The majority of future examinees at this point, having reviewed the respective score required by their state, will then ask how to achieve that score. This is tough to state accurately because the NCBE equates the scores, so there is no hard and fast answer. However, you can approximate that a required score of 75 requires about 56% correct and an 85 requires about 60% correct. Remember, however, this is a statistical proximation and SHOULD NOT be the metric that you shoot for generally. Like the bar exam, the MPRE is somewhat a test of minimum competence in terms of scoring, but why risk failing by aiming low? My advice is always to put the time in to achieve the best score that you are capable of and EXCEED the minimum requirement, as opposed to aiming low and potentially falling short. Put the time in!

Remember to check out Part 2, where we will breakdown the different areas of professional responsibility that are tested on the exam. As I stated previously, this will help you focus your studies and maximize your time as you pursue attaining a passing score on the MPRE.

You, Me, and the MPRE – Introduction


One of the hurdles that the vast majority of law students will face on their journeys to becoming licensed attorneys here at Atlanta’s John Marshall Law School (‘AJMLS’) is the Multistate Professional Responsibility Exam (the ‘MPRE’). In fact, unless you are intending to practice in the jurisdictions of Wisconsin or Puerto Rico, every other jurisdiction has a MPRE requirement (although it should be noted that both New Jersey and Connecticut allow law students to bypass this requirement via the successful completion of a professional ethics course in law school). However, despite the fact that almost every future lawyer will have to take this exam, it is often one of the most often overlooked and underprepared for tests that students will face. This can lead to students failing an exam that is perhaps the most straightforward and easy to prepare for exams that they will take. This failure often doesn’t serve as a long-term barrier to becoming a lawyer, but it does cause delays, anxiety, and results in costs both in dollars and time that can easily be avoided.

Given that we are a few weeks out from the October administrations of the MPRE, most students find themselves with one of three mindsets. Some students will find themselves wondering how much they need to study (if at all), and whether or not their professional responsibility class in law school or their own personal morals and ethics will be enough to carry them through. Others will have committed to a solid few days of study, likely utilizing a free MPRE course provided by a commercial vendor (recommended to use), and will just hope for the best studying when they can. Lastly, some students are full of anxiety about the MPRE and fear that no matter what they do, success may elude them on exam day.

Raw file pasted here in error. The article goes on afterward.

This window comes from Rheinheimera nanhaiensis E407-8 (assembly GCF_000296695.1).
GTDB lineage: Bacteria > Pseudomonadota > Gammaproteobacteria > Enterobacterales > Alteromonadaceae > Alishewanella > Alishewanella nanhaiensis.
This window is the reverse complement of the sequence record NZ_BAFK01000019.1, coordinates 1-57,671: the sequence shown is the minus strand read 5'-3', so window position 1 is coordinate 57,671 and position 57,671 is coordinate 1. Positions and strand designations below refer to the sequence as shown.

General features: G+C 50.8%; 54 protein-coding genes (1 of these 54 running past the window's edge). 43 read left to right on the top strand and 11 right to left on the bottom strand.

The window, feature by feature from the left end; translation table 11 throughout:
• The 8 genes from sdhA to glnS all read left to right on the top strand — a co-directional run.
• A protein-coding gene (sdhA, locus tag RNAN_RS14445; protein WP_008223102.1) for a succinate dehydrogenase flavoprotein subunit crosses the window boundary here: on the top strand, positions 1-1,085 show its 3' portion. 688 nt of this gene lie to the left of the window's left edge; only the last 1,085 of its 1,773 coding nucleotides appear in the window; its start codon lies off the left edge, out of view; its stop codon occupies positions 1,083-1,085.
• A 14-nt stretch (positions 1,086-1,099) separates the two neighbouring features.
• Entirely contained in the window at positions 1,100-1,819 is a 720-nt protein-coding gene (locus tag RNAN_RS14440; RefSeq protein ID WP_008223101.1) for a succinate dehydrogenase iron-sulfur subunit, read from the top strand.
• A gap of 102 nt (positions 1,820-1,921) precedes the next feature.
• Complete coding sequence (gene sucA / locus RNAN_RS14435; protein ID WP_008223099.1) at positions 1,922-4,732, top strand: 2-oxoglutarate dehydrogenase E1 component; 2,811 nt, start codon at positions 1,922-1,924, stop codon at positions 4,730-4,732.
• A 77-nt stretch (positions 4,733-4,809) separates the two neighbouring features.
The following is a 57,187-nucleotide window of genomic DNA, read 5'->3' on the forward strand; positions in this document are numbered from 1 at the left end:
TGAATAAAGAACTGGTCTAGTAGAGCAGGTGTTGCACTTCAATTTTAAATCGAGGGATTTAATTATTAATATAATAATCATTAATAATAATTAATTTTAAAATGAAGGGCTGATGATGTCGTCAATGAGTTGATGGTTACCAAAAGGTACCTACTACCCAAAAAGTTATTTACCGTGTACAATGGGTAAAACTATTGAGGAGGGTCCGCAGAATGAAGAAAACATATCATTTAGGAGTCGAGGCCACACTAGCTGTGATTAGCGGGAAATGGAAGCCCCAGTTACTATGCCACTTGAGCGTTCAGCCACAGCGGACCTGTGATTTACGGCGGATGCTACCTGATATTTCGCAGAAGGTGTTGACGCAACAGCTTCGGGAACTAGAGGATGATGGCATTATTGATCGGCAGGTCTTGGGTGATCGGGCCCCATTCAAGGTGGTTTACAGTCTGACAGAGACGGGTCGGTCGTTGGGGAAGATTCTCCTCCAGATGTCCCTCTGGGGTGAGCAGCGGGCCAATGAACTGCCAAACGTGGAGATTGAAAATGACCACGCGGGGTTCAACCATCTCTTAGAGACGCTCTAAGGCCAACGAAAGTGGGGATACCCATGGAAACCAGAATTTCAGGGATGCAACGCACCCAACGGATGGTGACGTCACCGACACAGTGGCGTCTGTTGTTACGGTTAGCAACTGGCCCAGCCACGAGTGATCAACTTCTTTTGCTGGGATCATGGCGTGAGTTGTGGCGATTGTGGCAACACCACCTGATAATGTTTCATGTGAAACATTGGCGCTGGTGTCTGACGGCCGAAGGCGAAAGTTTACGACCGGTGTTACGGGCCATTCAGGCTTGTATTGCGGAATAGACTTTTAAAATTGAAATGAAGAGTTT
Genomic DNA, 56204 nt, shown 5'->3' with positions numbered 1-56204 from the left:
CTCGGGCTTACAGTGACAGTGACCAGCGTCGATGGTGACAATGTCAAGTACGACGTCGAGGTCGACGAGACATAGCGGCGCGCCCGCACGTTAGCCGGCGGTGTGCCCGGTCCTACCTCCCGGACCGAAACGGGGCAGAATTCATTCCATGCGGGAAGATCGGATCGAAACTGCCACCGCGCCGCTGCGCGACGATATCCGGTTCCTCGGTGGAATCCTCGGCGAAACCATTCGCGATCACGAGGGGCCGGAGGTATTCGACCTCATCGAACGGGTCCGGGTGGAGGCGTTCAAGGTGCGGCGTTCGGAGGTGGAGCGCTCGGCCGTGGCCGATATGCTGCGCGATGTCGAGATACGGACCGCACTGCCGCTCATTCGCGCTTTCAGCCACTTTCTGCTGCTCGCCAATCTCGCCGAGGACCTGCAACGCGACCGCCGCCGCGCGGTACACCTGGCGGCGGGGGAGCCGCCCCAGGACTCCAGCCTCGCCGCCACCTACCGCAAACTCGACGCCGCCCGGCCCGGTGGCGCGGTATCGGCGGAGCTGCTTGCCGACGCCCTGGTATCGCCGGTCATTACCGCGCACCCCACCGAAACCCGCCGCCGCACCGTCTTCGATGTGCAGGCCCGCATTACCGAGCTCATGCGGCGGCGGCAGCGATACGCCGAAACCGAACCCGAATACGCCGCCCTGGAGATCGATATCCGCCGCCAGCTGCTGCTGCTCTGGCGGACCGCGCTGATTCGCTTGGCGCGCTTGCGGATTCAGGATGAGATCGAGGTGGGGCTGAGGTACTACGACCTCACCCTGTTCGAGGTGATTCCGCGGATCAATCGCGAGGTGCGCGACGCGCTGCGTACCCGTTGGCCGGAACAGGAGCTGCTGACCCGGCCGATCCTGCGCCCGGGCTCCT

Regardless of which mindset you have, the good news is that this series will ensure that you are on the correct path to success on the MPRE. After this introductory post, later in Part 1, we will review what the MPRE is and what score is required for your jurisdiction (here we will focus on Georgia, which is where AJMLS is located, and where the majority of our students take the bar exam). Next, in Part 2, we will breakdown the different areas of professional responsibility that are tested on the exam, in order to help you understand where to spend the majority of your study time. Then, in Part 3, we will discuss resources for your MPRE preparation, including free MPRE courses (Disclaimer: I have a favorite, but there are several nice options). Finally, in Part 4, we will review an appropriate timeline and review strategies for your studies (although individuals vary a great deal, so you may have to adjust your timeline according to your own progress).

The MPRE can be a hurdle, but the reality is that it should not be much of one. By preparing correctly, allocating adequate time for preparation, and engaging in the appropriate practice and review, this test will be one and done for you (unless you need your score later – in most jurisdictions, your MPRE score will expire after a certain amount of time). Put your time in before the test and ensure you are successful the first time you take this exam.